Patio Pavers

Running Bond Patio Pavers

Patio pavers are available in a wide variety of shapes, colors, and materials that can be combined to create an almost infinite amount of patterns. For this reason, patios made of pavers can complement almost any type of architecture while expanding the function of the surrounding outdoor space.

Types of Pavers

While construction professionals may debate whether or not brick can be considered a paver, the following materials can be used interchangeably with traditional concrete pavers. For the layperson, a paver should simply refer to a unit that can be used to create a patio or walkway.

Brick

Brick pavers are a popular choice for homeowners who appreciate the intricate patterns and warmth brick has to offer. Brick pavers can complement many styles of architecture, ranging from the formal to the rustic.

Concrete

Concrete pavers come in broad selection of shapes and sizes. Unlike other materials, the concrete is molded, not cut, to produce individual pavers. For this reason, concrete pavers are often more cost effective than other types of pavers.

Stone

While almost any stone could be used as a paver, cost and practicality limit commonly-used pavers to several types. Sandstone, limestone, and granite are commonly used for patios and can be cost efficient to use in areas where the stone is quarried.

Paver Patterns

Paver patterns vary widely depending on the patio design being used as well as the aesthetic the homeowner wants to create. Many patio paver designs mimic traditional brick laying patterns.

Basket Weave

In this pattern, two rectangular pavers are placed together to form a square. The joint between the two pavers is then alternated between the horizontal and the vertical, and the squares are stacked in neat rows.

Herringbone

Herringbone is often considered to be a fancy pattern and is found in more traditional designs. It is important, if you choose a herringbone pattern, to make sure the length of the patio paver is exactly double the width of the paver. Pavers without this two to one ratio cannot be laid to create a herringbone pattern.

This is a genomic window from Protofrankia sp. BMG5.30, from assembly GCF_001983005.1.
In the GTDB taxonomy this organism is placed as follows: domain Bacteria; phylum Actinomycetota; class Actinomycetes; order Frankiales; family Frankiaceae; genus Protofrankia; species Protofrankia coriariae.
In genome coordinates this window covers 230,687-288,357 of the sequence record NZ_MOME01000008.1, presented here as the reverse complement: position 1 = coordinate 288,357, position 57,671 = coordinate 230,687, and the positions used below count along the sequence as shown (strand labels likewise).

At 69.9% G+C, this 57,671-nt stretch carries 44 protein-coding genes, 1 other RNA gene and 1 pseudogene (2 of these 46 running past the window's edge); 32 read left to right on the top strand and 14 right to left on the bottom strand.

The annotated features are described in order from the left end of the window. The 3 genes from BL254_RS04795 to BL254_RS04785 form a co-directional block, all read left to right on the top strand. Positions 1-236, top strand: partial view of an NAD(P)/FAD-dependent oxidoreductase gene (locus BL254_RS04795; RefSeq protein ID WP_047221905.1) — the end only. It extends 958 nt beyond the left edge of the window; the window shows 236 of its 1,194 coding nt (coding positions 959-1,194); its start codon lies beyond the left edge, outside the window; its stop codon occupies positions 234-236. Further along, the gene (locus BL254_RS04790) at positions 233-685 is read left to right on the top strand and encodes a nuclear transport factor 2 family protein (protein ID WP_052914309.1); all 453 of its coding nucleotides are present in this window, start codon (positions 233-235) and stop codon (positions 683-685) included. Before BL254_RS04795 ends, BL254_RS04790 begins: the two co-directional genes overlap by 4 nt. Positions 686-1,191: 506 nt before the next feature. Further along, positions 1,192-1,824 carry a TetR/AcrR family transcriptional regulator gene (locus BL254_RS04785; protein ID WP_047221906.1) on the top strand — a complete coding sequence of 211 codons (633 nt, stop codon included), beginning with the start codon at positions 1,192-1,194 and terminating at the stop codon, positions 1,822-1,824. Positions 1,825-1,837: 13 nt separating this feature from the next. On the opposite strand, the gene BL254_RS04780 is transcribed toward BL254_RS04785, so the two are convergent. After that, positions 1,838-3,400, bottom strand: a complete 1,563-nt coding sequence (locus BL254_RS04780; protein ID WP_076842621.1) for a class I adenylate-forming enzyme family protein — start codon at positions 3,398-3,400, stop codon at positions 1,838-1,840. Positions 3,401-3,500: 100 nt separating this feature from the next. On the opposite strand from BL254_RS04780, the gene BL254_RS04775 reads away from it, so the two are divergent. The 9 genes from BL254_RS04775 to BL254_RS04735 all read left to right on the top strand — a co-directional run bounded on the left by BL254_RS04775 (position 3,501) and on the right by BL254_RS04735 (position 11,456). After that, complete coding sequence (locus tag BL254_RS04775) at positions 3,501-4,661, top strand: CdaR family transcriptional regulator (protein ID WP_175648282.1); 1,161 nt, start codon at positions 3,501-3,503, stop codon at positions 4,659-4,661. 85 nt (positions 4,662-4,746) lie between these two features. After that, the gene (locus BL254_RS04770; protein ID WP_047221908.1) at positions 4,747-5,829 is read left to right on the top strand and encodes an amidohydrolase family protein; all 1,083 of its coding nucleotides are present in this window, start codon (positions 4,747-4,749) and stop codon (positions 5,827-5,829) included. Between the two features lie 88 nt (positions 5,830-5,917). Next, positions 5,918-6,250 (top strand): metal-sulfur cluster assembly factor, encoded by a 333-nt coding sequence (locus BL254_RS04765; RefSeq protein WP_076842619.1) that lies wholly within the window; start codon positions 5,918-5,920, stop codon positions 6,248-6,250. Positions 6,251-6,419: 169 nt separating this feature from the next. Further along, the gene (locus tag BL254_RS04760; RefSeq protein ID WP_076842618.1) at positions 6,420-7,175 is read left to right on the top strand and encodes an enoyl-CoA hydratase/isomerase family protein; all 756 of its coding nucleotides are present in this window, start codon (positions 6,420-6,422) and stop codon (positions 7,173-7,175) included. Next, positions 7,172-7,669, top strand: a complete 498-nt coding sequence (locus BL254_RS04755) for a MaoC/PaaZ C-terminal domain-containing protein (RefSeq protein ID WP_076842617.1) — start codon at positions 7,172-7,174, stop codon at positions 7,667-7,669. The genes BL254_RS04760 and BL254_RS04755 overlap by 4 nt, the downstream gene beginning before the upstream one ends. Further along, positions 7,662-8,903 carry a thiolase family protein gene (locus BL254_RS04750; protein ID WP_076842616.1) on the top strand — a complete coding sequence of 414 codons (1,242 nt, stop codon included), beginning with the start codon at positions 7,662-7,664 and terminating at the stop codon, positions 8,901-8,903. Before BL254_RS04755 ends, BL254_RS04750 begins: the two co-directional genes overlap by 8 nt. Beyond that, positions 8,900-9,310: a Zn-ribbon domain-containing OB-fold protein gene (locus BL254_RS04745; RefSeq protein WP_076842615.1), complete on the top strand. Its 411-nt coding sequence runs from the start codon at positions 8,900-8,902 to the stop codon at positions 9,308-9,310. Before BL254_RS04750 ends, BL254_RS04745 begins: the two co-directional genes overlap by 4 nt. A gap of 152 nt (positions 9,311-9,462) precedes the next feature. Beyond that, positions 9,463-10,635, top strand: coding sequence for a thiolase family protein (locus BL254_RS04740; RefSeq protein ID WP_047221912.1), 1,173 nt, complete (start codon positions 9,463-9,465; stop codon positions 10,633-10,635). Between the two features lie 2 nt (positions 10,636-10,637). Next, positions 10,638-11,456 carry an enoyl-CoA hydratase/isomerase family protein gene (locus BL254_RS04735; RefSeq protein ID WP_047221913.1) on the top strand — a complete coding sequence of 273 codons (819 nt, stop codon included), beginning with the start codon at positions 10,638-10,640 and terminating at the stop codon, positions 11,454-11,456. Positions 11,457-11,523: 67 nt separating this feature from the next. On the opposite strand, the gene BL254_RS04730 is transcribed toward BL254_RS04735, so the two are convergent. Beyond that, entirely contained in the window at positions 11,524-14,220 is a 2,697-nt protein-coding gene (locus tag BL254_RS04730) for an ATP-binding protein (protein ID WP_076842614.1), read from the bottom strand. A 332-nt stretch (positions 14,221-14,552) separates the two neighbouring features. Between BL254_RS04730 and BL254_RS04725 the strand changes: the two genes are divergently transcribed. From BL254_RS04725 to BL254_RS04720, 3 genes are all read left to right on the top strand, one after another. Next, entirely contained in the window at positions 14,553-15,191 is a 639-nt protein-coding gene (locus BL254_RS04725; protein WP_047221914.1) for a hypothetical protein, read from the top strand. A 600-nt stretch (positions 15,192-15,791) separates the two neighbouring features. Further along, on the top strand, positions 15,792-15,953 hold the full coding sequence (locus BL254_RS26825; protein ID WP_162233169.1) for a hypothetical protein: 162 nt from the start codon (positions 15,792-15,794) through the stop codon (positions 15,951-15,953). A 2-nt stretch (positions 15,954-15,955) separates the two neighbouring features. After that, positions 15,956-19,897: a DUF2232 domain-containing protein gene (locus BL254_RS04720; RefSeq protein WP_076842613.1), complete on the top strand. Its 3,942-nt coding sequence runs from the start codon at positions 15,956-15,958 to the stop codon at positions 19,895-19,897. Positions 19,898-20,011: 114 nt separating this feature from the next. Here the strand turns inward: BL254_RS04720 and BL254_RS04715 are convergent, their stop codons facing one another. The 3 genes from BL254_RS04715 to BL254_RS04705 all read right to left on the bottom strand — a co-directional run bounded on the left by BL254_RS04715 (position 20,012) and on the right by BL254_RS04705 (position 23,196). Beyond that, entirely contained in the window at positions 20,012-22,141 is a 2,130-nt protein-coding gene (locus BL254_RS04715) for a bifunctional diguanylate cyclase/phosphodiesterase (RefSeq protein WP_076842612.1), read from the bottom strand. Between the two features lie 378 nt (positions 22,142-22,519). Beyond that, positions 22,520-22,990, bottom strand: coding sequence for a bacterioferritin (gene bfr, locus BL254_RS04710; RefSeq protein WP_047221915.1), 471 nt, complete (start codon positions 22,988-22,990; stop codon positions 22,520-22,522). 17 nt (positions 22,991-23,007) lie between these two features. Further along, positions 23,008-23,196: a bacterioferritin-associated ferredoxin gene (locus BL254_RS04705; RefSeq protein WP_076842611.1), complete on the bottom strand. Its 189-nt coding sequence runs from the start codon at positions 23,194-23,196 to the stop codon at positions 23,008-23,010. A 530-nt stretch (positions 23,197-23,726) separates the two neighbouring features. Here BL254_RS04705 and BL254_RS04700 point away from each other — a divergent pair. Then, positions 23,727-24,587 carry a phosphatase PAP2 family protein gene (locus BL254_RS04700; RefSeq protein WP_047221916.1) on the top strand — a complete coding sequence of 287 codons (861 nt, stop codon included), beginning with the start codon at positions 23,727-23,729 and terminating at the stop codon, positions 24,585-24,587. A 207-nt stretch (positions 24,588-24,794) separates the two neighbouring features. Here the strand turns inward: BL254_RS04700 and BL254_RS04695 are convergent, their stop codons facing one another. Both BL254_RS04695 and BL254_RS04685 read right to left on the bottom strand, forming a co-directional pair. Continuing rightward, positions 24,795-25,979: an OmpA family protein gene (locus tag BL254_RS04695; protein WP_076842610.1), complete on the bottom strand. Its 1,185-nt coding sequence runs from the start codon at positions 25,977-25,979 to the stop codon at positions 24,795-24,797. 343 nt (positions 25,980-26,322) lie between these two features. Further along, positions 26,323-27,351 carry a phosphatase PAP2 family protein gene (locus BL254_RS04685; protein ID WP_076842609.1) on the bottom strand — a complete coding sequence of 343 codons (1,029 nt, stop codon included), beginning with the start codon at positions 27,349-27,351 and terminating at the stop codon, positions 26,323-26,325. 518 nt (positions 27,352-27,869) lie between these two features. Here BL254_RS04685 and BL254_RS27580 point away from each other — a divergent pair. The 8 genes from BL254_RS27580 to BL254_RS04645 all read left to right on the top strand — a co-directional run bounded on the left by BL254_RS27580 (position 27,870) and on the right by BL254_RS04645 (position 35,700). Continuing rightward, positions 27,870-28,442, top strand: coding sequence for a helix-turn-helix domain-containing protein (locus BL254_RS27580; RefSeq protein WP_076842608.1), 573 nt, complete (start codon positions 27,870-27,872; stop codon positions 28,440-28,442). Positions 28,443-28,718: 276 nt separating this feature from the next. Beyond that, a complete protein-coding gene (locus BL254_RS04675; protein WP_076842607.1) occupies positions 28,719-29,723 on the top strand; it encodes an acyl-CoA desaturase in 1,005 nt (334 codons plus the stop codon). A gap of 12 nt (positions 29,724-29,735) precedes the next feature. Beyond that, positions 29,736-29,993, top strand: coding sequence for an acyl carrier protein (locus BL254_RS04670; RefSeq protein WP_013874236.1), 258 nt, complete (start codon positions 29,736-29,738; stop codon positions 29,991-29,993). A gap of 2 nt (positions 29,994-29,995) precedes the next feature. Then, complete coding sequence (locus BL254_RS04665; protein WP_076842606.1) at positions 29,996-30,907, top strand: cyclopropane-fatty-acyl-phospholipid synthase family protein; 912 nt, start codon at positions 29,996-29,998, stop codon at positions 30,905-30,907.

Running bond

A running bond is one of the simplest patterns to create. In this pattern, pavers are laid in horizontal rows with the vertical joints staggered.

Circular

For this pattern, rectangular pavers are used to create a large circular design. This can be a difficult pattern to create for the novice, as the gaps between the pavers must be carefully manipulated to create the appropriate shape.

Random

Random patterns vary greatly depending on the pavers used. Often several different sizes of pavers are used to help create a random appearance. Multiple paver colors may further highlight the unpredictability of the pattern.

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Laying Pavers

Knowing how to build a patio well requires more than the correct pavers. In a well constructed patio, there are four parts: gravel, sand, edging, and pavers. A homeowner who neglects to have adequate gravel and sand beneath the pavers runs the risk of a surface that will shift and even crack over time.

Most contractors recommend at least four inches of gravel to create proper drainage underneath the pavers and to prevent vertical shifting. Over that gravel should be at least an inch of bedding sand, to help anchor the pavers. A well set edging will prevent horizontal shifting as well as define your patio's perimeter.

Building a Patio with Pavers

Laying pavers is hard work, especially if significant site modifications are involved. If you are planning on constructing a large patio yourself, consider hiring someone to level the area and deliver and spread out the gravel. This will help reduce the substantial manual labor involved when working with patio pavers.

Of course you can also hire a contractor to build the entire patio. If you do decide to hire out all of the work, be sure to ask for any patio ideas before starting the project. A professional should be able to recommend patio pavers and designs appropriate to your space, area, and budget.

Patio Pavers